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Buyout Market in California a Well-Oiled Machine in 2005

The dollar volume of deals jumps 86% as public companies seek to expand and investment firms put piles of cash to work.

January 06, 2006|Josh Friedman | Times Staff Writer

Rick Teasta and Mike Dobson met as bouncers at a Redondo Beach singles bar in the 1980s, where their friendship led to a partnership in the oil-change business.

Today, the two entrepreneurs are among those benefiting from the open taps of capital that are changing the business landscape in California. Teasta and Dobson received $90 million in financing and an undisclosed payment to expand their fleet of EZ Lube shops, surrendering some of their ownership stake in return.

Business sales like theirs -- complete or partial -- surged in the Golden State last year, mirroring a national trend, as public companies scrambled to grow and buyout firms put piles of money to work.

The number of announced deals involving California-based companies, as either buyer or seller, rose 9% to 2,246, according to data from FactSet Mergerstat compiled for the Los Angeles Times.

The dollar volume zoomed 86%, to $186.3 billion. That's the highest since 2000, although still well below the record $319.7 billion announced that year.

Major deals included San Ramon, Calif.-based Chevron Corp.'s $17.7-billion purchase of El Segundo's Unocal Corp., UnitedHealth Group Inc.'s $8-billion buyout of Santa Ana-based PacifiCare Health Systems, and San Jose-based Cisco Systems Inc.'s $6.6-billion acquisition of Scientific-Atlanta Inc., according to FactSet Mergerstat, a global deal-tracking firm.

Two factors are driving the upswing in deals, investment bankers say.

Against the backdrop of a solid but unspectacular economy, companies are chasing "strategic" purchases, hoping to ramp up their revenue growth rates through deals that quickly bring them new products or access to new markets.

And buyout firms are deploying some of the tens of billions in dollars they have raised in recent years from pension funds and other institutions, making investment-oriented purchases in hopes of eventually reselling companies at a profit. Through the third quarter of last year, buyout firms nationwide raised $54.1 billion in new cash, according to Thomson Venture Economics and the National Venture Capital Assn.

Deal makers have benefited from easier access to capital. Banks have gotten looser in their lending as the economy has recovered from the 2000 technology crash and the Sept. 11, 2001, terrorist attacks. And hedge funds, the loosely regulated investment pools for wealthy individuals, pension plans and the like, have huge cash hoards they are looking to deploy.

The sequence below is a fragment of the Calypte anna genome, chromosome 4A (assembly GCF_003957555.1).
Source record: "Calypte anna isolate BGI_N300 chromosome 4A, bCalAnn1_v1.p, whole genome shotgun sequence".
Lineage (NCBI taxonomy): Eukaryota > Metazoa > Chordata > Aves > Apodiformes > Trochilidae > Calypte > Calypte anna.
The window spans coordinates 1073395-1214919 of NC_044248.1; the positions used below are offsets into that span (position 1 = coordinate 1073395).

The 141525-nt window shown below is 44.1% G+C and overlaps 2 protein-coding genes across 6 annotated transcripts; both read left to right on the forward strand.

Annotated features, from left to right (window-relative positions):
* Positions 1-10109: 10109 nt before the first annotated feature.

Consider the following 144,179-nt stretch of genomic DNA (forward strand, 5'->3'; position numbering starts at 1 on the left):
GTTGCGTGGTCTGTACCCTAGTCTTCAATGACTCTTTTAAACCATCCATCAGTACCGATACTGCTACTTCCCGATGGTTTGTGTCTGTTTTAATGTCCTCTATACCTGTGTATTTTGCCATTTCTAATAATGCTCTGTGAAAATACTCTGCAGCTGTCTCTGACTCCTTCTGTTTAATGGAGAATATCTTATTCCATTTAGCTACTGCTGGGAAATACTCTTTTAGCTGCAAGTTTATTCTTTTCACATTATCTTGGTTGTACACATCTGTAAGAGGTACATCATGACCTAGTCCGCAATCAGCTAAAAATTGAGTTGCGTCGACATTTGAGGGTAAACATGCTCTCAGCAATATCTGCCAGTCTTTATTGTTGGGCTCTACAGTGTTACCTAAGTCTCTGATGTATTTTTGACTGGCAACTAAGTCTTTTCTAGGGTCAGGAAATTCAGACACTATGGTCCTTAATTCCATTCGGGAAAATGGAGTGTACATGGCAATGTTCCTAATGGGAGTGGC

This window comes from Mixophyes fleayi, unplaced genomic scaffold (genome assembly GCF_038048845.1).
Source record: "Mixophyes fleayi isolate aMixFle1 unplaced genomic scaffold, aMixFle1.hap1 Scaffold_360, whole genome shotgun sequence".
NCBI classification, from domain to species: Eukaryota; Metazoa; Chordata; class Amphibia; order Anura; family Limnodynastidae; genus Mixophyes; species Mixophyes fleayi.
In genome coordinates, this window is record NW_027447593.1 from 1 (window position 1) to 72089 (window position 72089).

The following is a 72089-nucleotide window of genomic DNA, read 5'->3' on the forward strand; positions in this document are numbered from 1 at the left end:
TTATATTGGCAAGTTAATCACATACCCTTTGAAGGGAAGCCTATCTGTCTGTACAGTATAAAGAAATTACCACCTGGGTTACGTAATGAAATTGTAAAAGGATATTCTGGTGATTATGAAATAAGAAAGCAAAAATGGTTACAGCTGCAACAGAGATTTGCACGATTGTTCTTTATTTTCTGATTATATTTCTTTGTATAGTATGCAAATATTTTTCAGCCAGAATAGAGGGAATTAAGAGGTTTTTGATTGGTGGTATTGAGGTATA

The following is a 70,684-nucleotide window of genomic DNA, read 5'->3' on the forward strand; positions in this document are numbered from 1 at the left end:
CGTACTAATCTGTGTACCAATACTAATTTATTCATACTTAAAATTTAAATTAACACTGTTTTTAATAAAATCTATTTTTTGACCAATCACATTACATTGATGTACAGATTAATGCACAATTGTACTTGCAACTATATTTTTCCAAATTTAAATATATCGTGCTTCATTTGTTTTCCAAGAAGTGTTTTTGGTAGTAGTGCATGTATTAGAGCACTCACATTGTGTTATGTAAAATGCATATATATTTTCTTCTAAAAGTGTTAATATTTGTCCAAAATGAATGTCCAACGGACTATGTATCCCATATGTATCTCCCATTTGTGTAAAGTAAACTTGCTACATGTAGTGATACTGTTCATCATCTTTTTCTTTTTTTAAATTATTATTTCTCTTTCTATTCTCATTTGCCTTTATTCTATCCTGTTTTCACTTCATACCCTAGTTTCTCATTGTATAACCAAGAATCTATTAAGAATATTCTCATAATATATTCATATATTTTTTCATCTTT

Fierce bidding is pushing prices higher, as evidenced by the average deal value of $83 million, a 71% increase from 2004.

"It's a seller's paradise," said Lloyd Greif, head of investment banking firm Greif & Co. in Los Angeles. "When you have these rootin'-tootin' gunfights, the target companies benefit."

On a smaller scale, entrepreneurs seizing on the trend include Teasta and Dobson, the duo behind Santa Ana-based EZ Lube. They sold a "significant" stake in December to New York-based buyout firm Bruckmann, Rosser, Sherrill & Co. for an undisclosed sum in what's known as a leveraged recapitalization, giving up some of their equity in exchange for an infusion of capital that will allow them to grow more rapidly.

The plan allows them to stay with the company, take profits off the table and finance expansion, said Greif Managing Director Jourdi de Werd.

Teasta, 44, and Dobson, 43, met while working nights at a Red Onion in Redondo Beach. They co-founded the oil-change business in 1988, using $16,000 in credit card debt as a down payment on a Lawndale "tin shack" with one service bay.

EZ Lube now has 71 shops, all in Southern California, but plans to grow to more than 300 nationwide in the next few years, Teasta said.

As part of the recapitalization, two investment firms, Goldman Sachs Specialty Lending Group and hedge fund GSO Capital Partners, are providing a total of $90 million in financing to EZ Lube, which plans to build on its recent series of small acquisitions and eventually go public through an initial stock offering.

Noting the deep pockets of GSO and Goldman Sachs, Teasta said, "We finally have some ammo."

In this climate, even being "in play" won't necessarily stop a strategic buyer from pursuing prey. Albertsons Inc., which has talked to various suitors in recent months but has yet to be sold, bought Greif client Lazy Acres Market Inc., a natural foods store in Santa Barbara, in November for an undisclosed sum, aiming to beef up its Bristol Farms unit that caters to affluent shoppers.

In contrast to the buyout market that cooled sharply in 2001 with the tech-stock bust, analysts say buyers have remained levelheaded this time around.

In the Internet sector, for example, companies such as of Santa Monica and of Culver City were sold after surviving the tech bubble and generating positive cash flow in recent years, said David Hernand, a partner specializing in mergers at law firm Latham & Watkins in Los Angeles.

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